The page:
The British Foreign and Commonwealth Office advise against all travel to the provinces of Tombouctou, Kidal, Gao and Mopti, and parts of the provinces of Kayes, Koulikoro and Segou. All but essential travel to the rest of Mali is also warned against. Click here for more information.
Like an exquisite sandcastle formed in a harsh desert landscape, Mali is blessed by an extraordinary amount of beauty, wonders, talents and knowledge.
Yet for now, its landscapes, monuments and stories are off-limits, sealed from tourists by a conflict that is threatening the very culture of Mali.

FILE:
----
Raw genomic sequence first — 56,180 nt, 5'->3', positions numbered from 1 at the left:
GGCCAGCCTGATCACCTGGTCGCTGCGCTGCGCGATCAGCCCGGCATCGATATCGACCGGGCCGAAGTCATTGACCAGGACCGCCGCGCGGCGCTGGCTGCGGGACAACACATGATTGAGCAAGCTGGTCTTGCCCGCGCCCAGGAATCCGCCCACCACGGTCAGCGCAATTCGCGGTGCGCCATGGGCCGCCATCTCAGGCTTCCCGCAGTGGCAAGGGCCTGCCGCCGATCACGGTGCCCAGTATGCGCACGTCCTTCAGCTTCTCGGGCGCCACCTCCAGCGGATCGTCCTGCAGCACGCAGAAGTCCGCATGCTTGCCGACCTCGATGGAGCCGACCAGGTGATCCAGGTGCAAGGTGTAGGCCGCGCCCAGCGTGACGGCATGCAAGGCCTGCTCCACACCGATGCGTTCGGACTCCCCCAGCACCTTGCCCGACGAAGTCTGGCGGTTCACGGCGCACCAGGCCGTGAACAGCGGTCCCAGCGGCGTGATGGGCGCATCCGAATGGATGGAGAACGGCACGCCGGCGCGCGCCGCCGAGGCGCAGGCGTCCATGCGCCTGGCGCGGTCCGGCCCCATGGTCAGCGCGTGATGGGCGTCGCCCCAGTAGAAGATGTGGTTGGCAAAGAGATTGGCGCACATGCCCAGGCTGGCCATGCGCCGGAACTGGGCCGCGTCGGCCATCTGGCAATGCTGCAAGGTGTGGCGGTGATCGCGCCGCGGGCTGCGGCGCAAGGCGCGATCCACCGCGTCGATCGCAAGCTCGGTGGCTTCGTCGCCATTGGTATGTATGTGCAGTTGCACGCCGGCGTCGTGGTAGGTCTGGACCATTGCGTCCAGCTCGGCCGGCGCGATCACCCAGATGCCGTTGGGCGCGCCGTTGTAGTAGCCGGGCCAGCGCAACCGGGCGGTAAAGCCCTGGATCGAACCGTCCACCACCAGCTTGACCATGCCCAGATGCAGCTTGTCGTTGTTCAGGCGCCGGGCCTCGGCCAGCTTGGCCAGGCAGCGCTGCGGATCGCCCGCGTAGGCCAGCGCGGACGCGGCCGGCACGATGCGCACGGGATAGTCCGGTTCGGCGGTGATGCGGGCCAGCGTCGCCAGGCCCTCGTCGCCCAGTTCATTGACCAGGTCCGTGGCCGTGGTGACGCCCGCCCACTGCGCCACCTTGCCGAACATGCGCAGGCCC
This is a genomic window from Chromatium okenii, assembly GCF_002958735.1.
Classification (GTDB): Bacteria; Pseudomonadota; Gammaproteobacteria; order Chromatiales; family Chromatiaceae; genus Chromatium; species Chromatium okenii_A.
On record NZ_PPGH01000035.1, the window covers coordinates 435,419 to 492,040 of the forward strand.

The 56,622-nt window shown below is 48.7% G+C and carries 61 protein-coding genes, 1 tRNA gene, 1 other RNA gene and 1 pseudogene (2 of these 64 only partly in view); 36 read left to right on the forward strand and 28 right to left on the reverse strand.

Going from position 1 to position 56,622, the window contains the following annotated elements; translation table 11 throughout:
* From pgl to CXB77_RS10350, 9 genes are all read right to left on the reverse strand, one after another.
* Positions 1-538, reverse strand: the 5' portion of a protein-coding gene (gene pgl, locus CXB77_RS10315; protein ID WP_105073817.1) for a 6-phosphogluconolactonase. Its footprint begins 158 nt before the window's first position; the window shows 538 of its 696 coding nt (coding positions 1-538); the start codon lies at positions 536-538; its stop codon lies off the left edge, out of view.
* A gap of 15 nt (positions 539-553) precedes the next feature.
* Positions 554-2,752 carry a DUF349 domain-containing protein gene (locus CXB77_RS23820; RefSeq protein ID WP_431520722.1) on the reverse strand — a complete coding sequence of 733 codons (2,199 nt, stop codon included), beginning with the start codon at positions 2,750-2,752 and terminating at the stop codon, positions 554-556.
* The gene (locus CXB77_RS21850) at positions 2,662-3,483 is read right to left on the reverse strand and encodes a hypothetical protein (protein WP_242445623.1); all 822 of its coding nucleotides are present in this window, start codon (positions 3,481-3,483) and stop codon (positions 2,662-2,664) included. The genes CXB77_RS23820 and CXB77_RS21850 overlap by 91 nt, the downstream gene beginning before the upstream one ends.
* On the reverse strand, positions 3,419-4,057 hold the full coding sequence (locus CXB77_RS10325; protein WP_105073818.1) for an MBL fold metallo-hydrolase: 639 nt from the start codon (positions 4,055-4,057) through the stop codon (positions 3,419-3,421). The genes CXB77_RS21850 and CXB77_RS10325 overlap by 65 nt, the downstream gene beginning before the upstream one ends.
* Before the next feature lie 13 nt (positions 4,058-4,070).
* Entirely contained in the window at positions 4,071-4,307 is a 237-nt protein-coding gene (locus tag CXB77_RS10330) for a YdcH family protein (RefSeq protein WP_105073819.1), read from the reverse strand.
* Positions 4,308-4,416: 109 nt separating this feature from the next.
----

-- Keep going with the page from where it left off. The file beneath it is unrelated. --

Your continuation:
The heart of the nation is Bamako, where Ngoni and Kora musicians play to dancing crowds from all ethnicities, while in the Dogon country villages still cling to the cliffs as they did in ancient times.
Further west, Fula women strap silver jewelry to their ears and their belongings to donkeys, forming caravans worthy of beauty pageants as they march across the hamada (dry, dusty scrubland).
And in the northeast, the writings of ancient African civilizations remain locked in the beautiful libraries of Timbuktu, until a new dawn comes for Mali, and they – and it – can be rediscovered by travelers.